Yes, people will lose their homes. No, they probably should not have been in those homes to begin with. Yes, the economy will take a hit. No, it won't cause another Great Depression as long as everyone keeps his head. Yes, that will be extremely difficult if the mainstream media keep acting as if the entire world is about to be swallowed by a giant black hole.
The factors which led, in the 1930s, to the Great Depression do not exist today--mainly because the finance laws were changed such that those conditions are now illegal. The current situation (not that I do not say "crisis") has been arrived at after years of government meddling in the housing market, pumping money in, sending ever-greater amounts of cash after a fixed amount of real estate.
Besids that, with interest rates kept on the floor by the Fed, money has been cheap for decades--if you want to borrow $400,000 instead of $300,000 the interest doesn't amount to much more--and so people bought much more house than they really needed. New home prices inflated as the sizes went up; the prices for older homes followed suit: that house that was $50,000 in 1990 is now across the street from new houses that sold for $300,000, so by association the older house is now worth $100,000 just because of the neighborhood it's in.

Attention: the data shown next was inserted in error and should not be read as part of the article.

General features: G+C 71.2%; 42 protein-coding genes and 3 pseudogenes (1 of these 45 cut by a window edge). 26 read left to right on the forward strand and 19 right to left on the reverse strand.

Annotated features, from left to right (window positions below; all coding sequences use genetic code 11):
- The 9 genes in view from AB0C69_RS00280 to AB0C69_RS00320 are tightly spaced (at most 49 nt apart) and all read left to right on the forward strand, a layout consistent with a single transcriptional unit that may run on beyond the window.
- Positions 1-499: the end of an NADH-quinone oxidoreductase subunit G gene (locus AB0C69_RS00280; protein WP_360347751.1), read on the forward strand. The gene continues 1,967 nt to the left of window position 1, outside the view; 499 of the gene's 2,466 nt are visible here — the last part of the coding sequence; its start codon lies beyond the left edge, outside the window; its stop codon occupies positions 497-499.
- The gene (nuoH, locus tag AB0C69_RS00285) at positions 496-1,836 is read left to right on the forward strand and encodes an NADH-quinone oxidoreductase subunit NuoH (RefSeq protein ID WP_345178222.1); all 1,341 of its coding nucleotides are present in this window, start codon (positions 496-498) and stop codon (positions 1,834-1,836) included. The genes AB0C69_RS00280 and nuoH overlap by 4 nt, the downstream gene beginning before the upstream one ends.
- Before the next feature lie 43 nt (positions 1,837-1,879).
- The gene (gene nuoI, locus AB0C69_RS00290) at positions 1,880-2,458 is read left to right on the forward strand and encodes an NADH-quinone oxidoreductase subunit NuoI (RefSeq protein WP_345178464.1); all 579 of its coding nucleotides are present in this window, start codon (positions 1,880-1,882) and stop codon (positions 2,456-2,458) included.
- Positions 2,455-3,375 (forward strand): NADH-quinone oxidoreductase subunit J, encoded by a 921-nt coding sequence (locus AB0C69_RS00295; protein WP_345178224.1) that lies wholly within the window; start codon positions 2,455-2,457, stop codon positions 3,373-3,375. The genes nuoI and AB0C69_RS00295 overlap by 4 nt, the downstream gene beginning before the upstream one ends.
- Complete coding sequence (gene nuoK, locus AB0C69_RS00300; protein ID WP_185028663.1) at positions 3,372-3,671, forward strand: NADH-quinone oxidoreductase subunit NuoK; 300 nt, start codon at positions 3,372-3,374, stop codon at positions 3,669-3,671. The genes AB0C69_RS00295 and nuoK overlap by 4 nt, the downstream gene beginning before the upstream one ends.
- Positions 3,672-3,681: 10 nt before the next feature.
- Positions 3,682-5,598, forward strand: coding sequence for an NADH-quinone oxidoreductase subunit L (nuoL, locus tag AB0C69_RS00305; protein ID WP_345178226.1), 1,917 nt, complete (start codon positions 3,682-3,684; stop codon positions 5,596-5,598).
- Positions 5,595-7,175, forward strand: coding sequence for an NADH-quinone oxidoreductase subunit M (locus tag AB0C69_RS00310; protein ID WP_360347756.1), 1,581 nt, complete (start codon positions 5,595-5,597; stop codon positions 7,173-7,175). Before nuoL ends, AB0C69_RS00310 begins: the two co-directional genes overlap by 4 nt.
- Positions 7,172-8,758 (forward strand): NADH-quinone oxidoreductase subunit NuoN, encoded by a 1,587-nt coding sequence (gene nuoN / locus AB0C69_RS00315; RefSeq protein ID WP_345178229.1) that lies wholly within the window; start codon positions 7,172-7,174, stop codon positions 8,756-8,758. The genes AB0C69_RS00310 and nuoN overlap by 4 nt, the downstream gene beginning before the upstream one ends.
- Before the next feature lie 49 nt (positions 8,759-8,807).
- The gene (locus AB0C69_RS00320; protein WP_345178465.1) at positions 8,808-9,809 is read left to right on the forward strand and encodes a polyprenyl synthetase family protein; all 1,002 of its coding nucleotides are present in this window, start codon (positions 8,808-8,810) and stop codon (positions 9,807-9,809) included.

(I am, for the purposes of this discussion, not factoring inflation into the numbers. Assume all figures use the same dollars.)
So yesterday the Dow lost about 7% of its total value, and today it's gone back up again by 2% from there, and it'll be jangling around for a while longer. The end result of all this will be that a few companies have to reorganize and a few others will disappear. Net change 10 years from now: approximately zero.
Trust the market. It always works.